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Swimming Pools

Client: Solicitors for owners
Situation: The houses are situated on a sloping site, with the swimming pools at basement level, with their roofs providing garden terraces at the rear of the existing houses.   After the first winter in service, rainwater penetration and condensation from the cold roof construction caused damp patches to appear on the swimming pool ceiling, which worsened and lead to partial ceiling collapse.The primary defects were an inadequate waterproof membrane to the terrace, inadequate drainage of the waterproof membrane and the lack of an adequate vapour barrier below the structural deck.
Action: Probyn Miers was appointed as architect to identify and analyse the defects and to consider alternative strategies for remedial works, including inverted roofs and pressurised roofs, and their respective advantages and disadvantages.
Result: The case was settled by negotiation with the architect.

 

Client: Building insurer
Situation: A dispute arose between a property owner and a building insurer about the scope and level of losses covered by an insurance policy following the discovery of extensive defects in a recently purchased house.  Probyn Miers was required to provide an opinion on standards achieved in design and workmanship, and to analyse a range of defects and areas of damage.
Action: Probyn Miers was appointed as architect to identify and analyse the defects and to consider alternative strategies for remedial works, including inverted roofs and pressurised roofs, and their respective advantages and disadvantages.
Result: The case settled before trial.

 

Client: Local authority
Situation:  This case concerned delayed completion and increased costs in the refurbishment and extension of a local authority leisure centre, involving employer’s claims against the architect (for alleged late and incomplete design information) and against the contractor, including disagreement over the scope of services to be provided by the architect and about the standard of the lead consultant’s advice on procurement and buildability.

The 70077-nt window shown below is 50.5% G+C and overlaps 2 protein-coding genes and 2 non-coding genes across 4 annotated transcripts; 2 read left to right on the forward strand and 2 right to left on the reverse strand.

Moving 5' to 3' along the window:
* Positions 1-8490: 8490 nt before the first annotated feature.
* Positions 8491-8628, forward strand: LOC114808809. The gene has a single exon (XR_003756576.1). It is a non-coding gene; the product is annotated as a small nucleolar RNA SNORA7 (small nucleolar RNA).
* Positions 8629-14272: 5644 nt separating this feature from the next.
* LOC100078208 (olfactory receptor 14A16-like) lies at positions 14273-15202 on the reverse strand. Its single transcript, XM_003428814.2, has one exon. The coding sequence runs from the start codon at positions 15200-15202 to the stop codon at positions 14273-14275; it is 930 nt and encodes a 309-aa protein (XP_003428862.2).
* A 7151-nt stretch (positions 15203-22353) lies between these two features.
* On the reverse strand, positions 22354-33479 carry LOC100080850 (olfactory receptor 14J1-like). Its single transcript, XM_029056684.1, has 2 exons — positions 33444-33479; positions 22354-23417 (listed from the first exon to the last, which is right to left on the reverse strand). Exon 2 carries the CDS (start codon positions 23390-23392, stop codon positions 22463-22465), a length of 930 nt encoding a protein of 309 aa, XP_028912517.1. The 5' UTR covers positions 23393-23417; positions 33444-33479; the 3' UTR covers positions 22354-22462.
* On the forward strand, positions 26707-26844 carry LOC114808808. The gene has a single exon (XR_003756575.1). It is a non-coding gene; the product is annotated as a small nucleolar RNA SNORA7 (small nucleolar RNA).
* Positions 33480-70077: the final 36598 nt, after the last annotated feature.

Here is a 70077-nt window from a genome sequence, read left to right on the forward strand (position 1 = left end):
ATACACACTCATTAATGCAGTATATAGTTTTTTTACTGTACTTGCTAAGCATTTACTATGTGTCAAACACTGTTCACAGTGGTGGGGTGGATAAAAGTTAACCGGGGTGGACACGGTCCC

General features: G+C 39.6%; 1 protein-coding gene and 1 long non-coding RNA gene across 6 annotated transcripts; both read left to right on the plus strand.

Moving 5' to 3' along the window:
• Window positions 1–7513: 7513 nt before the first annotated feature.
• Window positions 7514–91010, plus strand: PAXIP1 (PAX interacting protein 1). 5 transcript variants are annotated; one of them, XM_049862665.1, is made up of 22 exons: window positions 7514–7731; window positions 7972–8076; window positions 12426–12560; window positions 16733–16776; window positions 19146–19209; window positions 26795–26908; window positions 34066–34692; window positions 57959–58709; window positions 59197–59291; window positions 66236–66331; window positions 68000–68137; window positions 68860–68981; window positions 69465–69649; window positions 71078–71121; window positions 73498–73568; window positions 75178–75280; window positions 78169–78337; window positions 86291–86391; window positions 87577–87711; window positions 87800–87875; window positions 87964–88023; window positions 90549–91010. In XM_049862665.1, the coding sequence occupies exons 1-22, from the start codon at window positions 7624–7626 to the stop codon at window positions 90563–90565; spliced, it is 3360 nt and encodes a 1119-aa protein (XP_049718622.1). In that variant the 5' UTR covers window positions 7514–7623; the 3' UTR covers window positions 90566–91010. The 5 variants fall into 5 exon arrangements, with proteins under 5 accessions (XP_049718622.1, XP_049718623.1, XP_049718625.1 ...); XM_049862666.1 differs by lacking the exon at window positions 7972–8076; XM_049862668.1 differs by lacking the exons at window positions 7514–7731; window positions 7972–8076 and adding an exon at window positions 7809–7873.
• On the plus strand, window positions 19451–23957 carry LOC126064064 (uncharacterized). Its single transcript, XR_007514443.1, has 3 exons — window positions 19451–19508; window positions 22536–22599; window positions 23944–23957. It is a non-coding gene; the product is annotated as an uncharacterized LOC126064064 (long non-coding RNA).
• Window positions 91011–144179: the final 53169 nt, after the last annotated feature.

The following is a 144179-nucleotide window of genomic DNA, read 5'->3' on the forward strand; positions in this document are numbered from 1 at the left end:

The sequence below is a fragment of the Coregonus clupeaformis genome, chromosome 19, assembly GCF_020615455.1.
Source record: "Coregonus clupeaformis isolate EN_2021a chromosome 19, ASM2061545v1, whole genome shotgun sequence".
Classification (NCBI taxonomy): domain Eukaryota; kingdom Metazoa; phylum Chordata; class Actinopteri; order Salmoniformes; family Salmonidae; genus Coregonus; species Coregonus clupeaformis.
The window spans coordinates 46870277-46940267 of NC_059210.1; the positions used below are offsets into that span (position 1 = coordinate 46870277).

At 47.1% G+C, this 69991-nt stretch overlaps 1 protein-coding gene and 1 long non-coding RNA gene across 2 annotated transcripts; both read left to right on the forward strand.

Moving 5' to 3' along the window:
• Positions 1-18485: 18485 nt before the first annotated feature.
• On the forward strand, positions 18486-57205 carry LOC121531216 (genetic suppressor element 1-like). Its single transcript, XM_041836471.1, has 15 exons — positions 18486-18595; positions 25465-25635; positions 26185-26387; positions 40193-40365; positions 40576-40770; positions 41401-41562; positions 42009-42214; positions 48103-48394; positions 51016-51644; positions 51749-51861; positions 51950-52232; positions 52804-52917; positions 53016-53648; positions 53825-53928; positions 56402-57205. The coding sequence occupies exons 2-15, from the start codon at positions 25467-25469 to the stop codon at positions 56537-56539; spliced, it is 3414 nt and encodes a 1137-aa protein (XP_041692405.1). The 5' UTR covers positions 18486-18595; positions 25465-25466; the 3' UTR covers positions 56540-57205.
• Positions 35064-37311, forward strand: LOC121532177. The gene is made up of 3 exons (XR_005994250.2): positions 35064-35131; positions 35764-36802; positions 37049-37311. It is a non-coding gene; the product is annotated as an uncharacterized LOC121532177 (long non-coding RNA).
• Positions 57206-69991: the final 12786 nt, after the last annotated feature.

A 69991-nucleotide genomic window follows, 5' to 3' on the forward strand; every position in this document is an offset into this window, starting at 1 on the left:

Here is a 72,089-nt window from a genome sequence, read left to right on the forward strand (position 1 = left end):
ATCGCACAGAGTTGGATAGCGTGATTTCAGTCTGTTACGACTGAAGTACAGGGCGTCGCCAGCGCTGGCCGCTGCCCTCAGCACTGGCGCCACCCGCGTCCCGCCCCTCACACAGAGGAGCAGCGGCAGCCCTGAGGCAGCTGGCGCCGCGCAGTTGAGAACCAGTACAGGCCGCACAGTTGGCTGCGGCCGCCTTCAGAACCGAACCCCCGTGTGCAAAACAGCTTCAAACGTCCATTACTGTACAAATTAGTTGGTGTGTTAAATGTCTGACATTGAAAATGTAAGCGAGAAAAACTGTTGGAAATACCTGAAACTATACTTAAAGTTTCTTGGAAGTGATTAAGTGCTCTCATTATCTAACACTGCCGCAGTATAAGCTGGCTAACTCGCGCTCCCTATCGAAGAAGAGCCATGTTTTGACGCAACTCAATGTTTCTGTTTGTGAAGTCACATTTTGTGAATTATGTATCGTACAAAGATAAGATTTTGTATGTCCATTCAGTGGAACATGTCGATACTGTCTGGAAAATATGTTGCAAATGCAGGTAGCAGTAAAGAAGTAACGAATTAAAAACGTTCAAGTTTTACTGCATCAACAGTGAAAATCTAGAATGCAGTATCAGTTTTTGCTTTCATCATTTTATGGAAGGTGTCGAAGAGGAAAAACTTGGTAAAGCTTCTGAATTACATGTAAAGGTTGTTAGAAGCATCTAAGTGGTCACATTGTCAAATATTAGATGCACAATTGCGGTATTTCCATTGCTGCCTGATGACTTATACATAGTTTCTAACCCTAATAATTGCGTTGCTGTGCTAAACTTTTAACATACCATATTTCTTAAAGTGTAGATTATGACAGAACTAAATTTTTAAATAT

Action: Probyn Miers was required to provide an opinion on the scope of the architect’s services, and the standards achieved in design, workmanship and contract administration.
Result: Probyn Miers provided an expert opinion on the matters in dispute.

 

Client: Property owner through his solicitor.
Situation: The project was a large extension to a detached house on a secluded, heavily wooded site. The additional accommodation included a living room, a guest bedroom suite, a double garage, a gym and a swimming pool with changing and shower facilities. The design was geometrically complex and incorporated several levels to take account of the natural slope of the site.Water ingress was apparent in several locations from the time the building was handed over and occupied. When roof coverings were removed to give access to rectify the leaks it was discovered that further significant deterioration was occurring within the roof construction because of the effects of condensation.In addition damp penetration became apparent in several areas and the property owner discovered that significant voids that had been formed beneath the floors of the store room, the garage and part of the gym, had no provision for natural ventilation.
Action: Probyn Miers carried out a site inspection and prepared a preliminary report. The purpose of the report at this stage is to assist the property owner in settlement discussions and negotiations with the Architect. It concluded that: i), the type of roof construction specified was not suitable for use as part of a swimming pool enclosure, ii), the detailed design of the roof would not prevent condensation or water penetration and would make effective maintenance impracticable, iii), the voids beneath the floors of the store room, the garage and part of the gym had been designed in such a way as to prevent the provision of natural ventilation, iv), the system of land drainage appears to be inadequate, and v), the design did not include an effective means of preventing the ingress of water from the ground.
Result: Awaiting further instructions as of 08 April 2013.


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